Windows 8 Dropping DVD Playback, Just Another Indicator That The Age Of Physical Discs Is Nearly Over?

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Examples Of Physical media

Windows 8 is just around the corner, as is the upcoming Release Candidate (expected in June). As it approaches we are starting to hear just a few new things here and there, such as the recent clarification regarding Windows Media Center and WM Player.

The most interesting thing to come out of this is that Windows 8 really won’t support DVD playback natively. The company is instead relying on 3rd party programs and plug-ins to make DVD playback work.

Honestly, this is a very interesting move, in my opinion, because it paints a bigger picture that we are just starting to really see– the death of the optical disc. With increasing Internet speeds there just isn’t as much need for a computer with a DVD or Blu-Ray drive anymore. In fact, my primary machine is a thin-and-light laptop that doesn’t include any optical drive.

Instead I rely on flash jump drives and digital downloads for most of my installations and such. This works very well, and I was never much of a CD/DVD fan– never could take good enough care of them to keep them scratch free.

Blu-Ray might have defeated HD-DVD but I really am not certain how much it matters, there is probably a good chance that by the time DVD fully fades out, Blu-Ray will be right behind it with no clear optical successor. This is a trend that is growing for gaming, PC use, and even movie watching thanks to DVRs and the advent of services on your TV like Hulu and Netflix.

Of course not everyone feels comfortable with this new world of keeping all content on flash, cloud, and HDD. Many like the physical knowledge of having a disc in their hands. Honestly, I am not one of these people, though I don’t like storing my DATA over the cloud so I can at least relate to those who are hesitant to see their movies and games head in that direction.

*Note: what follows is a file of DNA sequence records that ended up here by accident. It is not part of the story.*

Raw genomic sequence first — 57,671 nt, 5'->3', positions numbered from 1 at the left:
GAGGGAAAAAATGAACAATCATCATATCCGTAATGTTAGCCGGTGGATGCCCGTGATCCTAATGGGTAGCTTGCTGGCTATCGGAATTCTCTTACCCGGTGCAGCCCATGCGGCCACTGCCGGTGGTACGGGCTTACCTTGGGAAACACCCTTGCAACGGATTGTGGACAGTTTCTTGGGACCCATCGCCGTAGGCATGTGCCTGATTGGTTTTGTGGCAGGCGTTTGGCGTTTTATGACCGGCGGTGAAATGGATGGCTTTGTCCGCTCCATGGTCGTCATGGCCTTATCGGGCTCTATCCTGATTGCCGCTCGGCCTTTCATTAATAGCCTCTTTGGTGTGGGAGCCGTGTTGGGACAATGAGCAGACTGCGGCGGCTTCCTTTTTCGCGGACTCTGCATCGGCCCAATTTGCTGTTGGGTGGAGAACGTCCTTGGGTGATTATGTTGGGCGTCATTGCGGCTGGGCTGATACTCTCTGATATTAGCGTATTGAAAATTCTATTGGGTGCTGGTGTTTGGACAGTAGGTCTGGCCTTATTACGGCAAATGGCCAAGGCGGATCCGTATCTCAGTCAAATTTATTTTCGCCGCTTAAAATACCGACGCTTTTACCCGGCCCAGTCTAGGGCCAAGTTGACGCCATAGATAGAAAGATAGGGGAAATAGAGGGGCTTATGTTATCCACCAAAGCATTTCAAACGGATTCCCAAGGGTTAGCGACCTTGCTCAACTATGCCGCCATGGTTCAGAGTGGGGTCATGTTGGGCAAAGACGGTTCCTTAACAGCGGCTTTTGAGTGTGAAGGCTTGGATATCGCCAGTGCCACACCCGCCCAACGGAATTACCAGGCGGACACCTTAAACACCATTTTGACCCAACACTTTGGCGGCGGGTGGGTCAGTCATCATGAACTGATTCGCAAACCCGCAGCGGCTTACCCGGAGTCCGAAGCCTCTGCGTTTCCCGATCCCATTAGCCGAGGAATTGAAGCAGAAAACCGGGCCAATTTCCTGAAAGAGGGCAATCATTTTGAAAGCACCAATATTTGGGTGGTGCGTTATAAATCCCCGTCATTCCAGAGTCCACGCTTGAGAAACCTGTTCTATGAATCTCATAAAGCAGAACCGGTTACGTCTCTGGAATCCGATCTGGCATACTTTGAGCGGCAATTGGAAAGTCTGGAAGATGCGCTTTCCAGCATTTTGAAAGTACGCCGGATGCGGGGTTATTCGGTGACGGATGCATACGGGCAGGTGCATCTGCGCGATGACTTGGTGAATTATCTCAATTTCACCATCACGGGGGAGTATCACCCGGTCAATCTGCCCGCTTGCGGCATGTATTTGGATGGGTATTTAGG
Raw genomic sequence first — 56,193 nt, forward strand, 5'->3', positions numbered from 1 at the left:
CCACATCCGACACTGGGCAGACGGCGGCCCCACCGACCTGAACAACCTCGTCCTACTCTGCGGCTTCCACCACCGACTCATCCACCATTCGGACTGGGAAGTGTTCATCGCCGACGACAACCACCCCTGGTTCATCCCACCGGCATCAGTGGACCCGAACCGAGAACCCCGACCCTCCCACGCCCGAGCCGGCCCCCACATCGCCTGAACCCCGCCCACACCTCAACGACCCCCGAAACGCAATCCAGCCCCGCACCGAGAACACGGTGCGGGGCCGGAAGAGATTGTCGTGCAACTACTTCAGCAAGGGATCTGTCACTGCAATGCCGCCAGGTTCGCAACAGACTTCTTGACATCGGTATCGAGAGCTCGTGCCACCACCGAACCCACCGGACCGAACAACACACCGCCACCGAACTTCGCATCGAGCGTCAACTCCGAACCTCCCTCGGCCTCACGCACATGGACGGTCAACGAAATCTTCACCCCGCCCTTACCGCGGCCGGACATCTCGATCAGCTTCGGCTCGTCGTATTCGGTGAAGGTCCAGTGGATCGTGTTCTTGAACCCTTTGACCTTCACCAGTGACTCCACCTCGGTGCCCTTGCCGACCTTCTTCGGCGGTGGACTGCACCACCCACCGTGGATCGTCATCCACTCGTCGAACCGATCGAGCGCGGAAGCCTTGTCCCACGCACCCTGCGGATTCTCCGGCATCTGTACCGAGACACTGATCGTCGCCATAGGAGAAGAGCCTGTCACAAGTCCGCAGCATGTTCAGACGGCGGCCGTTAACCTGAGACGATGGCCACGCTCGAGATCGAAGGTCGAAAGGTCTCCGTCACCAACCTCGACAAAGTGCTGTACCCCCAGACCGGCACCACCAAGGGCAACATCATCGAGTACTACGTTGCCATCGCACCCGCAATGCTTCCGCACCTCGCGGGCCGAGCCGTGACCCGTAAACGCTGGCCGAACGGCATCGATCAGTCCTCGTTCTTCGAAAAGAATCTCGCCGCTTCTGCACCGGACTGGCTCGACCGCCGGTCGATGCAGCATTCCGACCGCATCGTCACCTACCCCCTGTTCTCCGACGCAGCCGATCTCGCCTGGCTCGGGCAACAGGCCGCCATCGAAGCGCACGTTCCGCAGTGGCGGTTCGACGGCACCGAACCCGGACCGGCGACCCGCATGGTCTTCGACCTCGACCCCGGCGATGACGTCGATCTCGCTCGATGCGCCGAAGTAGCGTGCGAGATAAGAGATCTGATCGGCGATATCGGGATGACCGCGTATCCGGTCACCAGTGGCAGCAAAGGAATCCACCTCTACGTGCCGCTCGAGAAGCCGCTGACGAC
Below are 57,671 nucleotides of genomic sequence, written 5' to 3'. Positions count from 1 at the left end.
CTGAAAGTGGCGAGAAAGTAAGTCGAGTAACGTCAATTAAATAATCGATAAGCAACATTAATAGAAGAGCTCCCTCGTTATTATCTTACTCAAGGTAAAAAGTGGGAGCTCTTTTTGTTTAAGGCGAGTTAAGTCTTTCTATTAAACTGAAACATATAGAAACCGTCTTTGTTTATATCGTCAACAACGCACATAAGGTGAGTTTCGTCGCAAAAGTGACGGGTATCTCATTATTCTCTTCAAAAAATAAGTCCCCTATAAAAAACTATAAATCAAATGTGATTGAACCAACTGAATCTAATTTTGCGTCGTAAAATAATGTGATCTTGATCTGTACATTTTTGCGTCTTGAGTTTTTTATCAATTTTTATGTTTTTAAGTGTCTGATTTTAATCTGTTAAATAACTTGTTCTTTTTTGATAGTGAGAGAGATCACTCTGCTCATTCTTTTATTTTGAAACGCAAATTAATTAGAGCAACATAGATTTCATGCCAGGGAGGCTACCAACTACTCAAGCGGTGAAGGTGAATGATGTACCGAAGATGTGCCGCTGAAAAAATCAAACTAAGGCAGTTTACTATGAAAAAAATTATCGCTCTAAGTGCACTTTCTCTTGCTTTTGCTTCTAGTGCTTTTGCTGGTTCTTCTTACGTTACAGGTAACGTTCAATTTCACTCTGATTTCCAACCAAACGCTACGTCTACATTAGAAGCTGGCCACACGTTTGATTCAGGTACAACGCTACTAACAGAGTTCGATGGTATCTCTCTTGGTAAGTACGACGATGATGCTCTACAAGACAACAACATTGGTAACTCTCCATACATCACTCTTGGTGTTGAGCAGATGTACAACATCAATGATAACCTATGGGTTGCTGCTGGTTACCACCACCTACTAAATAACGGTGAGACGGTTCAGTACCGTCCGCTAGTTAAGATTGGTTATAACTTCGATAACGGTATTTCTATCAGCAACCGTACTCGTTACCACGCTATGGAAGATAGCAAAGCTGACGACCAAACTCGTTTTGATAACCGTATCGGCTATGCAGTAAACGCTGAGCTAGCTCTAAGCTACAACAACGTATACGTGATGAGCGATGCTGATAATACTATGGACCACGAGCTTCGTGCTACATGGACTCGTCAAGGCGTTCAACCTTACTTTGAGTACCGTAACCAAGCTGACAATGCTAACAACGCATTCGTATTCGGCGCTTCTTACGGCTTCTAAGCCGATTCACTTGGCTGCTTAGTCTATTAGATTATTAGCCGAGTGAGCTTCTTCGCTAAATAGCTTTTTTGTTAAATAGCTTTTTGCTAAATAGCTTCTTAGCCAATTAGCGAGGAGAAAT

Regardless, this is the direction that we are heading in, and with Microsoft focusing at least 50% of their Windows 8 efforts into tablet (okay, probably more than that even)… it is no surprise that they wouldn’t want to pay the fees associated with DVD playback if most Win8 devices aren’t even going to have media drives.

How many more years do you think it will be until DVD/Blu-ray drives are pretty much gone from laptops and only an option on the PC? I suppose it’s also possible that the DVD (or Blu-Ray) drive will hang on in home computers for many years, as a legacy device, sort of like how floppy drives stayed in PCs for YEARS after they had pretty much been abandoned by the vast majority of the public.

Do you still use DVDs, CDs, and Blu-ray regularly? I suspect that the digital revolution and abandonment of physical media is probably seeing more growth in countries like the USA, and hasn’t caught on to parts of the world that have less-than-great Internet.

As always, share your thoughts below.

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  • garak0410

    I am torn. Yes, I stream A LOT on Netflix and often have to dust off a DVD. However, just before I switched internet carriers, they moved to “tiered” pricing. 150 GB was the limit. Still a lot of GB but even if you purchase your digital media and store it in the cloud, that’s more bandwidth. The average user isn’t going to stream downloaded movies in their homes. Most homes aren’t wired for a LAN network and often routers can’t handle stream (at least mind can’t from my PC to my XBOX.) I also burn DVD’s of our home movies and I do a side business of converting VHS and 8MM tapes for people. Just my opinion, I would hate to see the format go away!

    • http://twitter.com/DStephensJr Dan Stephens

      I’m in basic agreement with Tom.  Streaming isn’t reliable enough, portable enough, fast enough and cheap enough yet to make DVD’s to go away.

      The one thing that is feasable is a read only flash drive connection of some kind.  We have SD cards and USB sticks that can easily hold the capacities required for a DVD or BLUE ray movie.  They just need to implement a scheme that satisfies Hollywood on copy protection and then a MicroSD card can be a movie disk.

      Then, of course, there is tehe required reduction in price, too.